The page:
Sigma-Upsilon Walks a Mile in High Heels
MAHWAH, NJ - The Sigma-Upsilon Chapter (Ramapo College), two other fraternities on campus and male athletes clomped around campus in high heels Tuesday, in an unusual effort to raise awareness about violence against women.
With their hairy legs and jock socks peeking out, the 70 students wended past the student center, freshmen dorms and academic halls carrying anti-violence placards and chanting.
"What do you want?" boomed the baseball team's relief pitcher, wearing white Mary Janes with ankle straps.
"No more rape!" the marchers -- in stiletto heels and pointy-toed pumps -- bellowed back.
"When do you want it?"
Three fraternities joined the march, as did players from the baseball and track teams.
Called "Walk a Mile in Her Shoes," marches like these began in Los Angeles six years ago, after a male family therapist there argued that rape is a men's issue, given that 99 percent of perpetrators are male.
Inspired by the saying "You can't understand someone's experience till you've walked a mile in their shoes," organizers maintain that the campy scene draws much needed attention to the cause, and provides an opportunity to consider the gender stereotypes that sexualize women and glorify machismo and male violence.
The marches have since spread to 12 other states, including Connecticut and New York. In addition, other TKE chapters have participated in the same type of march in their community; some of those including Beta-Rho (Univ. of Akron) and Mu-Chi (Univ. of North Carolina-Wilmington).
This is Ramapo's second year hosting such a march, part of the school's "violence awareness week," which addresses rape, stalking, domestic violence and relationship abuse.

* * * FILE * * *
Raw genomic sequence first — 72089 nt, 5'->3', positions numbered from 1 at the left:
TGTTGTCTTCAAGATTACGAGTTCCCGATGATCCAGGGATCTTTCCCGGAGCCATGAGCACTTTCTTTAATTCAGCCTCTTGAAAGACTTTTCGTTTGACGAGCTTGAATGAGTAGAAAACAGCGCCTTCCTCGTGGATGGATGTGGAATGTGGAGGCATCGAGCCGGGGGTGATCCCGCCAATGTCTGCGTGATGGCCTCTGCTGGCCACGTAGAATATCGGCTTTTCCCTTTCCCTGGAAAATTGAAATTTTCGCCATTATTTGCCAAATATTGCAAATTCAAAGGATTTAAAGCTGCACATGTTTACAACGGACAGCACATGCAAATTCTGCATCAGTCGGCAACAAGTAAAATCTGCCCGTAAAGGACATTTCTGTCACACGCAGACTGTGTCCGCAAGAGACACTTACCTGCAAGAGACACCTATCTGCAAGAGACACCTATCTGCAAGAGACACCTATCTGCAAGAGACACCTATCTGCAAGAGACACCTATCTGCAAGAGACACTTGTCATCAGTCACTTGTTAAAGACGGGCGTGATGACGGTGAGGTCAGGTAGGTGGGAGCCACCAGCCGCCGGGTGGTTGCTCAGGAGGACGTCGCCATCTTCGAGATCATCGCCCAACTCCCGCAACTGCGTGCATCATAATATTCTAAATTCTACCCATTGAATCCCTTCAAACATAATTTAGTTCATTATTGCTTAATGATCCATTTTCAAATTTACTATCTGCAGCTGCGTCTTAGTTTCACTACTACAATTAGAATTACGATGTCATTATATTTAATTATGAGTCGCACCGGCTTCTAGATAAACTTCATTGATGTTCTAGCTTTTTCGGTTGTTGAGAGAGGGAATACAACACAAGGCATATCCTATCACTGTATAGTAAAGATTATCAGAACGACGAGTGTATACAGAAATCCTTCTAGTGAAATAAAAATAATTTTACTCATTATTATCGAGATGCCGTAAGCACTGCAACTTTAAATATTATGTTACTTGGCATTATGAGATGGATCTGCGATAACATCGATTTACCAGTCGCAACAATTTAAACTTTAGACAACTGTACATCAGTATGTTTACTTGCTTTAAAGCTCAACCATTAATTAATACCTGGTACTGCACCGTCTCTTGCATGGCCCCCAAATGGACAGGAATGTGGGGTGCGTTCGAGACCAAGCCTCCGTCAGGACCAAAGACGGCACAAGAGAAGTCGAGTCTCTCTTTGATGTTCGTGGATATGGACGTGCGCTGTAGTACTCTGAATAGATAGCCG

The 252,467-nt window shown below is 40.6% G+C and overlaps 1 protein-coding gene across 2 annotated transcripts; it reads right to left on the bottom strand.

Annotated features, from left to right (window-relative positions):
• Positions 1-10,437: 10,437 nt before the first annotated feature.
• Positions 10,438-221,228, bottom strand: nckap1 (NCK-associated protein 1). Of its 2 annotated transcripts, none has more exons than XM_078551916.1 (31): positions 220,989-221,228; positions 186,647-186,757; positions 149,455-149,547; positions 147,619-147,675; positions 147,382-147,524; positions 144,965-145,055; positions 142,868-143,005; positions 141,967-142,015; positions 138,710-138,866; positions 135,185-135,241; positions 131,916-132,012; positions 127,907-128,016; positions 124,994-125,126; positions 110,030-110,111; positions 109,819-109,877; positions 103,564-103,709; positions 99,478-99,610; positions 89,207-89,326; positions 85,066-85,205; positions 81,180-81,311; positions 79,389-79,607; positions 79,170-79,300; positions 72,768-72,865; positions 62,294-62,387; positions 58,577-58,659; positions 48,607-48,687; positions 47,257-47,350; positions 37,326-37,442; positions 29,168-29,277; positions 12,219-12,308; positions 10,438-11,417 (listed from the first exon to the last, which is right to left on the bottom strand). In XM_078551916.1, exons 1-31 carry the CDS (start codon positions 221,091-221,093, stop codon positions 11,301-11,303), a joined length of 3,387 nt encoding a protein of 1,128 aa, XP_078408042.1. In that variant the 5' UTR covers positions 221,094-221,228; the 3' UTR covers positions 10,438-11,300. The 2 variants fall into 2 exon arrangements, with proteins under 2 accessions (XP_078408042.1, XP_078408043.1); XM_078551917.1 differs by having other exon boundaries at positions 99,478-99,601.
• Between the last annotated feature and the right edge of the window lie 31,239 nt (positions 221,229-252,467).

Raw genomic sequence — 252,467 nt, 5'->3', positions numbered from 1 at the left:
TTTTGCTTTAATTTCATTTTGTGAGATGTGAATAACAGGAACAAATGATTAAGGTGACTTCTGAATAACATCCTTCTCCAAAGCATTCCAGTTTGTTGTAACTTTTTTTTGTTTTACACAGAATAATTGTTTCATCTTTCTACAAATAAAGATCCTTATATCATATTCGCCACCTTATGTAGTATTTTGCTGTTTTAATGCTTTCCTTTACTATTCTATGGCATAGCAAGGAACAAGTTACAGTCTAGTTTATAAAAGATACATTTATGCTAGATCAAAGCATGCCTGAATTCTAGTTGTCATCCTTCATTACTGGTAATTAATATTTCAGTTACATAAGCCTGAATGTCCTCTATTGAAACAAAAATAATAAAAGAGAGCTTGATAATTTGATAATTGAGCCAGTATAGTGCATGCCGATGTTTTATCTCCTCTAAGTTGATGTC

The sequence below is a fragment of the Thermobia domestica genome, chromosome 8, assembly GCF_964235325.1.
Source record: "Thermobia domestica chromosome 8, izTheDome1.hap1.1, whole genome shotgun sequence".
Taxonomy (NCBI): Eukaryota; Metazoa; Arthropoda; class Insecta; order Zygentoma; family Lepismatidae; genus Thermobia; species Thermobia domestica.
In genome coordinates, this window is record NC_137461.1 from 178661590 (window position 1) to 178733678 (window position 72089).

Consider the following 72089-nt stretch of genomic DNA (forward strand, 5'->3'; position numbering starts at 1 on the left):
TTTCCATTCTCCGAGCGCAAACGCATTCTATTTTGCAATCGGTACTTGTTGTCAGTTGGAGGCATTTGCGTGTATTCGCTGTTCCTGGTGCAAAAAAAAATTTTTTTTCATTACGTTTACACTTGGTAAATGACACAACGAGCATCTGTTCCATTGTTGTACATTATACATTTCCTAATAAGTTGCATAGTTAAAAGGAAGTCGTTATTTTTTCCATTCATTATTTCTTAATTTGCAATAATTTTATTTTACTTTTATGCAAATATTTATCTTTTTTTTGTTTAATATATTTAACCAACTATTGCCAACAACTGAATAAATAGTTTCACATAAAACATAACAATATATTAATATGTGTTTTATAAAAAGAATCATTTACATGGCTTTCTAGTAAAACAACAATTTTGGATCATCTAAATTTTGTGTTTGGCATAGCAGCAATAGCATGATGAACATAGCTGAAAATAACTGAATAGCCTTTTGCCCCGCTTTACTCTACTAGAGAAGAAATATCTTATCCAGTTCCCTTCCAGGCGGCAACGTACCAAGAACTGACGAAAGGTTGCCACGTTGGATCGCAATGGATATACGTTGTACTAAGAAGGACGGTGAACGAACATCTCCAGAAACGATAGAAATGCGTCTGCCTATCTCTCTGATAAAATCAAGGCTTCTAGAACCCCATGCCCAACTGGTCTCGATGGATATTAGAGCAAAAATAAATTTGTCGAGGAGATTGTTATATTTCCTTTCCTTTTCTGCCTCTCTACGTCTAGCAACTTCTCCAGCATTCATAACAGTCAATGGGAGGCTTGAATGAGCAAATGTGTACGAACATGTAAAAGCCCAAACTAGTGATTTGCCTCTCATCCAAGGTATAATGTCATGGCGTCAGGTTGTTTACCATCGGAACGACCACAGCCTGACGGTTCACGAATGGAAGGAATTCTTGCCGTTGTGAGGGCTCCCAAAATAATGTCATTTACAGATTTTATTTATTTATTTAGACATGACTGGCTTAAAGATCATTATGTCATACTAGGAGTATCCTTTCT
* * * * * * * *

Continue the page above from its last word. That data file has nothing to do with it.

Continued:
Waddling and stumbling, the marchers tried pumping their arms for momentum and complained about their numb toes, aching ankles and contorted knees, hips and backs.
"I can't feel anything right now," muttered one marcher, his wide feet bulging out of his heeled sandals.
For a topic so serious, the march seemed more like a football pep rally than a women's studies class. The men chanted, "Hey! Hey! Ho! Ho! Sexual violence has got to go!"
But by the end of the mile, as the men massaged their ankles and wiped blood from their toes, some said the experience made them realize there is a lot about women's experience in society that they hadn't previously considered.
"Wearing those heels is like being hit with a huge hammer," said Brian McCarthy, a junior from Oradell who walked with his fellow Fraters.
"You get the part about the oppressiveness of women's fashion within the first 10 seconds. But it also gets you to think about women's perspective on other things.
"Most guys don't ever think about how many men commit violence against women, because unless we're forced to think about it, we get to bypass this stuff in our everyday lives."
Adapted from North New Jersey News Article. If you would like to see your chapter news here, contact Communications Coordinator Tom McAninch.